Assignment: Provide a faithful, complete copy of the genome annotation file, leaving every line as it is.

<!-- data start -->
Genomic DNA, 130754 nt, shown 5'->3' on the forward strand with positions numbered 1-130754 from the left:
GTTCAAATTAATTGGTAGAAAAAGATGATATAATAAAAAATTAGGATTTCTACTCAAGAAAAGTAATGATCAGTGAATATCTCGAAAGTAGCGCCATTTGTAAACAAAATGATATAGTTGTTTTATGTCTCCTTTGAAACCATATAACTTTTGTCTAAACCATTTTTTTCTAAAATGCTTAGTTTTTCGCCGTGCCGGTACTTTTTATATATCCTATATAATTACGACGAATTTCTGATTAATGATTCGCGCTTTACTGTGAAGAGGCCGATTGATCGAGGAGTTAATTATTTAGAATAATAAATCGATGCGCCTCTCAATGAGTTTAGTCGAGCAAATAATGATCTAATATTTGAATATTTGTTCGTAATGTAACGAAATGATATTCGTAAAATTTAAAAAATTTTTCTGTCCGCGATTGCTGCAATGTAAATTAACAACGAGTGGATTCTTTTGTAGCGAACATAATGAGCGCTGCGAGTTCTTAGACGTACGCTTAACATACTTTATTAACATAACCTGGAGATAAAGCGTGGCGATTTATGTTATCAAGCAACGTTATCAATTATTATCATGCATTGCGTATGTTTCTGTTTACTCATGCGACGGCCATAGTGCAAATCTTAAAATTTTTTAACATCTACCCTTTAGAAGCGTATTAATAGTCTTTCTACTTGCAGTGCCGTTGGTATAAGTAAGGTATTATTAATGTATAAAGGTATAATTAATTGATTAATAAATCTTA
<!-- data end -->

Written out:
Genomic DNA, 130754 nt, shown 5'->3' on the forward strand with positions numbered 1-130754 from the left:
GTTCAAATTAATTGGTAGAAAAAGATGATATAATAAAAAATTAGGATTTCTACTCAAGAAAAGTAATGATCAGTGAATATCTCGAAAGTAGCGCCATTTGTAAACAAAATGATATAGTTGTTTTATGTCTCCTTTGAAACCATATAACTTTTGTCTAAACCATTTTTTTCTAAAATGCTTAGTTTTTCGCCGTGCCGGTACTTTTTATATATCCTATATAATTACGACGAATTTCTGATTAATGATTCGCGCTTTACTGTGAAGAGGCCGATTGATCGAGGAGTTAATTATTTAGAATAATAAATCGATGCGCCTCTCAATGAGTTTAGTCGAGCAAATAATGATCTAATATTTGAATATTTGTTCGTAATGTAACGAAATGATATTCGTAAAATTTAAAAAATTTTTCTGTCCGCGATTGCTGCAATGTAAATTAACAACGAGTGGATTCTTTTGTAGCGAACATAATGAGCGCTGCGAGTTCTTAGACGTACGCTTAACATACTTTATTAACATAACCTGGAGATAAAGCGTGGCGATTTATGTTATCAAGCAACGTTATCAATTATTATCATGCATTGCGTATGTTTCTGTTTACTCATGCGACGGCCATAGTGCAAATCTTAAAATTTTTTAACATCTACCCTTTAGAAGCGTATTAATAGTCTTTCTACTTGCAGTGCCGTTGGTATAAGTAAGGTATTATTAATGTATAAAGGTATAATTAATTGATTAATAAATCTTA